iPhone Security is Control
Artigo de Bruce Schneier na Wired mostra que a paranóia de segurança do iPhone é, nada mais nada menos, do que a busca de um controle total (econômico) sobre o usuário. Nada muito novo no reino dos celulares…
“Buying an iPhone isn’t the same as buying a car or a toaster. Your iPhone comes with a complicated list of rules about what you can and can’t do with it. You can’t install unapproved third – party applications on it. You can’t unlock it and use it with the cellphone carrier of your choice. And Apple is serious about these rules: A software update released in September 2007 erased unauthorized software and — in some cases — rendered unlocked phones unusable.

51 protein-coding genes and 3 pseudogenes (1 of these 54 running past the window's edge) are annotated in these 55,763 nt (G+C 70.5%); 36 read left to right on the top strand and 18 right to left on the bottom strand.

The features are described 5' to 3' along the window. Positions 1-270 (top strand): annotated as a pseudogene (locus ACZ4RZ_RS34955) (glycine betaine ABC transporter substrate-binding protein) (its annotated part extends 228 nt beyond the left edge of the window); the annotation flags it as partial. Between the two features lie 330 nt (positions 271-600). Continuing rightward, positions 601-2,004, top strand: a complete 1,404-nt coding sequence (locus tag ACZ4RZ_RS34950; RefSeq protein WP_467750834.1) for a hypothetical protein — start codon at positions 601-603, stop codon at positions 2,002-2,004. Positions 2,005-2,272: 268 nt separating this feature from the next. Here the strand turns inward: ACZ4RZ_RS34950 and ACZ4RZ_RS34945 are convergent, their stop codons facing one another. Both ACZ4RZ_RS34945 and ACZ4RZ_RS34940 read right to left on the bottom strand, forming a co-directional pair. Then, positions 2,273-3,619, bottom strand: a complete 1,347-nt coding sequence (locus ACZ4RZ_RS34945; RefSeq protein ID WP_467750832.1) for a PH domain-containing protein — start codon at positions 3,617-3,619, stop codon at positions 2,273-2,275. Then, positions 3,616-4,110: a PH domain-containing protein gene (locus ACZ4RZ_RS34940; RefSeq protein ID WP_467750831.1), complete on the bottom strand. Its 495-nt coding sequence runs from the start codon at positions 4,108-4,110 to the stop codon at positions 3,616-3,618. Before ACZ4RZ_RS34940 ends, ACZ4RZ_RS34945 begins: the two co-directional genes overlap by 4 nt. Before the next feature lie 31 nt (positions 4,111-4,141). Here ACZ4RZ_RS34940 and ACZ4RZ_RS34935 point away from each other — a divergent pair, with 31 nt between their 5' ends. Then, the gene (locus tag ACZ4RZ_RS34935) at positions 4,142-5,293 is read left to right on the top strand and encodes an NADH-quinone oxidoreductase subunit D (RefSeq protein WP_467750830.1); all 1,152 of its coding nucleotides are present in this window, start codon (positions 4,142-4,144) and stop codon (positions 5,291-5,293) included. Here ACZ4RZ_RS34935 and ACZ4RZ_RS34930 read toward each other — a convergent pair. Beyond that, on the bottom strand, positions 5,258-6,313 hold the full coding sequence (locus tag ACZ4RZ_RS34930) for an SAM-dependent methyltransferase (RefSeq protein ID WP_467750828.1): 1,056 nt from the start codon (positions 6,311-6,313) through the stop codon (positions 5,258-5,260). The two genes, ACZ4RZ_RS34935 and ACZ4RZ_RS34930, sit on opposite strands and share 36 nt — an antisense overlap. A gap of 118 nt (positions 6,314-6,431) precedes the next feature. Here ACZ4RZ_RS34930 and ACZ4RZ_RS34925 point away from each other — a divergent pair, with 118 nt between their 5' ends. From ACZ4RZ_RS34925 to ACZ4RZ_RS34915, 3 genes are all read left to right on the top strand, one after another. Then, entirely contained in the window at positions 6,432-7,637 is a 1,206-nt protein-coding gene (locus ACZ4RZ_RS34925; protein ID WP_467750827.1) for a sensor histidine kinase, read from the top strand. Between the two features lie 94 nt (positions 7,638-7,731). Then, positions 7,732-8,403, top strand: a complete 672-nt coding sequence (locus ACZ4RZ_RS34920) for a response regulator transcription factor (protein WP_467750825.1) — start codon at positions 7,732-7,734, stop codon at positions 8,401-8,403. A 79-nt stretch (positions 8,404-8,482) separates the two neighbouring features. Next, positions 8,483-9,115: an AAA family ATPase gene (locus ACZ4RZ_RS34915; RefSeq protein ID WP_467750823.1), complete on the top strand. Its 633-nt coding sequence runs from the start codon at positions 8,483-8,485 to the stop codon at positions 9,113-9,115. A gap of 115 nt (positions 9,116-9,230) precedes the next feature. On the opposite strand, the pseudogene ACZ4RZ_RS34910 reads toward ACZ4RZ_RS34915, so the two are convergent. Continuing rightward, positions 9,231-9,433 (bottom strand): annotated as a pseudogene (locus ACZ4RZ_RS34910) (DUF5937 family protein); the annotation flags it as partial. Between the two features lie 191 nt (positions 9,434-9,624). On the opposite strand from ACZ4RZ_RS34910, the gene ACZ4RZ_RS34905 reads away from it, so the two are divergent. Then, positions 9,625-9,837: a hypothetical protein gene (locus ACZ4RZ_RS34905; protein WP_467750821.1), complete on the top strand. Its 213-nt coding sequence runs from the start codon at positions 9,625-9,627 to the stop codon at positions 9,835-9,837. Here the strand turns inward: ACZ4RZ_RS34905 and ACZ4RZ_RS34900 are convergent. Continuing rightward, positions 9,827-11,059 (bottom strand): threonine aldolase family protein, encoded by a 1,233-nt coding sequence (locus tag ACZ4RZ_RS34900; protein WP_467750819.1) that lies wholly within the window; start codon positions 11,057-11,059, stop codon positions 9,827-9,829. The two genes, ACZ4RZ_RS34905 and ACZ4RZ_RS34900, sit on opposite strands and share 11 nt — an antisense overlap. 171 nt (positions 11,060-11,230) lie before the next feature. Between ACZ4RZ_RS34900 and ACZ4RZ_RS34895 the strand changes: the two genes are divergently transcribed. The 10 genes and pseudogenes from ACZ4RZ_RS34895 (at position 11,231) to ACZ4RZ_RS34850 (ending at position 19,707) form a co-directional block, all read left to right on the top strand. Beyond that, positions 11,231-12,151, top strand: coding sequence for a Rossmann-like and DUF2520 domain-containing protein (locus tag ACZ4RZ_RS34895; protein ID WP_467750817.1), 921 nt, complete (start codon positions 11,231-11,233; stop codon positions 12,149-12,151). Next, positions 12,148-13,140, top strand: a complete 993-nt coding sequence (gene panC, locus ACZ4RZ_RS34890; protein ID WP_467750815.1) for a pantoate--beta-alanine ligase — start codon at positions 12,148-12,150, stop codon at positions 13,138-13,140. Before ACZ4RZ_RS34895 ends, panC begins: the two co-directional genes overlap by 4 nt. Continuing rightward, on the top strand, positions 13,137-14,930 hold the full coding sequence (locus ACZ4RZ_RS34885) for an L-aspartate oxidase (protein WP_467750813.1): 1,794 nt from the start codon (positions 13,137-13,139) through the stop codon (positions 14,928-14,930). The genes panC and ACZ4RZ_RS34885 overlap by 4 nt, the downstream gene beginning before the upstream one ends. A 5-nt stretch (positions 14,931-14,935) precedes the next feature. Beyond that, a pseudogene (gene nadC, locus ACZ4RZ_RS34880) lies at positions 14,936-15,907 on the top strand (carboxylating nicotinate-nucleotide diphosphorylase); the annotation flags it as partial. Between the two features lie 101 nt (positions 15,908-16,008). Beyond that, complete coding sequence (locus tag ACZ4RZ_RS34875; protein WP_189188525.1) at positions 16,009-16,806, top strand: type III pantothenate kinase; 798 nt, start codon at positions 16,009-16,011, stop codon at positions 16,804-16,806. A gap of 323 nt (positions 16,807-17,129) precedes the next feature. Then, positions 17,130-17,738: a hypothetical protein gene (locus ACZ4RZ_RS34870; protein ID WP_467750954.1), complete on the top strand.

‘Bricked’ is the term, and Apple isn’t the least bit apologetic about it.
Computer companies want more control over the products they sell you, and they’re resorting to increasingly draconian security measures to get that control. The reasons are economic.
Control allows a company to limit competition for ancillary products. With Mac computers, anyone can sell software that does anything. But Apple gets to decide who can sell what on the iPhone. It can foster competition when it wants, and reserve itself a monopoly position when it wants. And it can dictate terms to any company that wants to sell iPhone software and accessories.(…)”